And, yes, this article was written in both Documents to Go and Quickoffice on my iPad. I ultimately finished it with Quickoffice.

What’s your iPad office suite of choice?

12 Responses to “iPad Office Suites: Quickoffice or Documents To Go”

  1. One thing to keep in mind – Dataviz offers no email support for the iphone and iPad platforms. Your only support solutions are $20 per-incident phone support or their user forums, which they do not seem to check.
    The latest version of Docs2Go crashes for several people when trying to access Google Docs. So far, Dataviz has not responded to forum posts on the issue and the bug does not appear fixed in the most recent update.

    • Hi all –this is in response to Chris’s and SubSolar’s posts: Google docs is actually not yet compatible with the ipad (or any other mobile device – iphone might be the one exception, but can’t remember). Surprising let down from google, but indeed confirmed officially by google on its website as of yesterday.
      Perhaps y’all have already found that out at this point (3.5 months since both your posts), but if not I hope this helps ease frustration/ confusion in docs to go °J° {However there is no excuse for docs2go’s notoriously non-existent buyer support!! Maybe Dell and HP, perhaps even MS, are paying them off…. ! }

  2. Another good feature of documents to go is to download the file from dropbox locally so you can use it offline. Great for people who have non 3g ipads and ipod touches. You can change the document and sync it the next time you’re on the net.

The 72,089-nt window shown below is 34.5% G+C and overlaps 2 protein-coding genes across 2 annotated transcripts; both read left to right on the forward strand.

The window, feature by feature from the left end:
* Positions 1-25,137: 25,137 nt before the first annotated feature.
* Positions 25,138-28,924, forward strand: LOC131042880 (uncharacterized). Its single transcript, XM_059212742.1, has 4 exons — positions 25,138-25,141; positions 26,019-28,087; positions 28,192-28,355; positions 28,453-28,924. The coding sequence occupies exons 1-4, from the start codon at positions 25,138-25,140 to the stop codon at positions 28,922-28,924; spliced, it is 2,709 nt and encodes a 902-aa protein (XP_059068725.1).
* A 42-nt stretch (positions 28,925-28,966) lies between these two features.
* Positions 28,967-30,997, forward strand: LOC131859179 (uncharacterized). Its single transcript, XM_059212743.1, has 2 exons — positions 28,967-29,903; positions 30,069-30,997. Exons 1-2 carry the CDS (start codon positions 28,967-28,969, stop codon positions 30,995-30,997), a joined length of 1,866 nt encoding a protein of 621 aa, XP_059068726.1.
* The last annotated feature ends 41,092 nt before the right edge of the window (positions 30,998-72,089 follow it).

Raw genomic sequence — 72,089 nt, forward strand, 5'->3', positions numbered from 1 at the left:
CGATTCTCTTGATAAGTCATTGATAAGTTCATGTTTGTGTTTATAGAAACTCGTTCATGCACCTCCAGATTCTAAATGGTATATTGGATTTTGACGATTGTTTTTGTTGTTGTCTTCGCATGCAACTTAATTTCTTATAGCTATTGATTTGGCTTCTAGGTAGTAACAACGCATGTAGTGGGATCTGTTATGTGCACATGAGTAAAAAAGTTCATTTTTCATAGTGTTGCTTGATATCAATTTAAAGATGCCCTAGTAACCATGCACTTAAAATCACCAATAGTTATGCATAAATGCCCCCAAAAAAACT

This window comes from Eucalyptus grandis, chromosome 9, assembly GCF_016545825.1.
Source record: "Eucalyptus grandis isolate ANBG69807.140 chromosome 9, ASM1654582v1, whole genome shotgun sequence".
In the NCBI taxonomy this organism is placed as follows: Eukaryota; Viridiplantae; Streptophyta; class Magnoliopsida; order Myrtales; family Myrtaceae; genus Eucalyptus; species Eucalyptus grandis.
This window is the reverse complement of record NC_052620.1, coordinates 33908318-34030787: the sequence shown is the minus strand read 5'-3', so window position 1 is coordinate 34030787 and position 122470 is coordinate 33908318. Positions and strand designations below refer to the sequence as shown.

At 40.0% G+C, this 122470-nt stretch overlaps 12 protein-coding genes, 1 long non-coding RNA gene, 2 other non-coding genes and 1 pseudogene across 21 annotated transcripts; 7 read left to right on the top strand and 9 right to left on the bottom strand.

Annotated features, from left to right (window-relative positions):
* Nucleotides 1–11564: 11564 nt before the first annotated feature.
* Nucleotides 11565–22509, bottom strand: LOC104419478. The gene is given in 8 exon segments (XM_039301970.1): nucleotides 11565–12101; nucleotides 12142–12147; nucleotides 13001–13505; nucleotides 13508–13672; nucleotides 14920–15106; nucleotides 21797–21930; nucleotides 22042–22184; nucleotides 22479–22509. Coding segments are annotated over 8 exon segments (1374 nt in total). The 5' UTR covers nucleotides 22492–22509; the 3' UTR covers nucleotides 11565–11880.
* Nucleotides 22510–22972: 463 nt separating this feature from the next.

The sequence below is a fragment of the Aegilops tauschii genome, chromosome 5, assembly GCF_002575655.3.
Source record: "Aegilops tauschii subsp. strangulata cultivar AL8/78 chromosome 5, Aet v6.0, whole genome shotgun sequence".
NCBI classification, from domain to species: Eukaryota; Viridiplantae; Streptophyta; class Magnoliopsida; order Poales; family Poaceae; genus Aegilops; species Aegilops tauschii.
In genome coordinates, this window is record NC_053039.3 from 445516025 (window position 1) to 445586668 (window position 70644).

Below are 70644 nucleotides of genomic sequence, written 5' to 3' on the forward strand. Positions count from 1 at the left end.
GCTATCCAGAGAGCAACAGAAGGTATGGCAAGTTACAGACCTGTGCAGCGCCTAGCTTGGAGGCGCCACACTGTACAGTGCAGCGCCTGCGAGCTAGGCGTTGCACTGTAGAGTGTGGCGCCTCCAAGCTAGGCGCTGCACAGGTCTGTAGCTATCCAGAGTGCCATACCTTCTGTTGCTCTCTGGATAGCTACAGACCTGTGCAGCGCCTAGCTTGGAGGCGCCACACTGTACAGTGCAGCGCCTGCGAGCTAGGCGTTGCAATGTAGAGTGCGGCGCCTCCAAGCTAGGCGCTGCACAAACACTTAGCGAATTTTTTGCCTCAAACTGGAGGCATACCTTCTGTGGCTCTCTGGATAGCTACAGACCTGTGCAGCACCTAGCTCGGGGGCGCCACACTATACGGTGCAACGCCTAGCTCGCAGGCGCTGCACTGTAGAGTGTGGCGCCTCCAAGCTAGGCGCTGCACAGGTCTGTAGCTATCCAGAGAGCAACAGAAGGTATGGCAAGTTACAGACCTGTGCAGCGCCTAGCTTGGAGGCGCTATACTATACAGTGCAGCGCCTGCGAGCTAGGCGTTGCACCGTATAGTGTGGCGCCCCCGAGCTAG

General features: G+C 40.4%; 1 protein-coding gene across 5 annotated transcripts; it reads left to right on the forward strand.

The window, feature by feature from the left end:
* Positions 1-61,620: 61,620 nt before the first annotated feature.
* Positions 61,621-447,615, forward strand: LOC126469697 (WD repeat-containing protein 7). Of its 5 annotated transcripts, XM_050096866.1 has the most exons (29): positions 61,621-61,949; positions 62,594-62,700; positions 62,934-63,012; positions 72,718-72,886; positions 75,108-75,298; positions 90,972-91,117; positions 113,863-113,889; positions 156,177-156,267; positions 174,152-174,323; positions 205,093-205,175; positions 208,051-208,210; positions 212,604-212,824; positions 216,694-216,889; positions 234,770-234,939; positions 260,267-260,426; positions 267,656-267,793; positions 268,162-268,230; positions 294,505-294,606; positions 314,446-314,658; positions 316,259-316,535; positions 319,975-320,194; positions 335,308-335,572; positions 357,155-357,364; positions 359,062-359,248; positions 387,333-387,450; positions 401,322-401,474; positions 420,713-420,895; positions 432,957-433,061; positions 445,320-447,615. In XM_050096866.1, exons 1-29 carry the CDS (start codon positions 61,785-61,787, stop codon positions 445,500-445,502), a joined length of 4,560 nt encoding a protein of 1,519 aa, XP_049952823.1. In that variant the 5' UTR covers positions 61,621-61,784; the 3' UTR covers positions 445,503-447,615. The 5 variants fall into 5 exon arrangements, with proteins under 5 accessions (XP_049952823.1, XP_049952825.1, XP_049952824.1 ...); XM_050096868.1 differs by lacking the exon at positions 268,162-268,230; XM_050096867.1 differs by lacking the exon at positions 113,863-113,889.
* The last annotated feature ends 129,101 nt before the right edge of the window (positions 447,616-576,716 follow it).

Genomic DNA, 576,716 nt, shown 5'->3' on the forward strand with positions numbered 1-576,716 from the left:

• Andrew

      Of course the trick with Quickoffice and Dropbox would be to use the Dropbox app to mark a document as starred. Gives you the same functionality as Docs To Go albeit with an intermediate step.

      My expectation is that there will be an arms race between the products. Quickoffice can add some of the Docs To Go elements like this more easily than Docs To Go will fine it to come up with a slicker UI.

  3. SubSolar

    I bought both but would just buy QuickOffice if I could go back in time. Seems like no way to create new folders in Google Docs or Dropbox with Documents to Go premium. Also couldn’t figure out how to create .txt files with docs to go, just edit existing ones.

  4. Paul Charlesworth

    Do either of these Apps do a decent job of reading the formatting found in more complex PPt and Doc files? I’ve heard they are both pretty bad once you get past the basic layout.

    • Andrew

      It’s all relative. Nothing on the iPad is Word. Every app butchers the formatting to some degree. Mostly this is about content and convenience not replacement.

  5. Does either Docs to Go or Quickoffice handle footnotes? In my line of work, footnotes are unavoidable, but Pages strips them out completely, rendering the app only usable for the most basic outlining (and it’s not much better than Notes in that regard). Editing them isn’t absolutely necessary, but if I’m sent a doc with footnotes, I have to be able to read them.

  6. Andrew

    I had a great deal of loyalty to Docs To Go from my days on Palm. Unfortunately, I’ve found it to be clunky all round – which seems to be your rather more politely put impression too. There are also some annoying implementation choices / lack of user testing… For example, open an attachment from e-mail and if you accidentally change anything it wont let you back out of reading you have to save a copy or undo furiously – there’s no ‘Don’t Save’ or ignore changes. Adding to your toolbar comment, I find moving backwards and forwards in a doc and switching between editing and viewing can be baffling.

    As such, I was annoyed to have to buy another app (I want to give Docs To Go back). I’m glad Quickoffice have a special on though. Although it’s formatting preservation is weaker and presentations are a promised feature, it is the app I go to for most of my office like work.

    I did want to ask though, do the apps need Dropbox installed? I’d got the impression that they accessed the service directly via API and was actually thinking about binning Dropbox as a discrete App.

    Finally, I also wanted to +1 on another sentiment:
    • iWork for the iPad.
    • Document synchronisation.
    Shame on you Apple.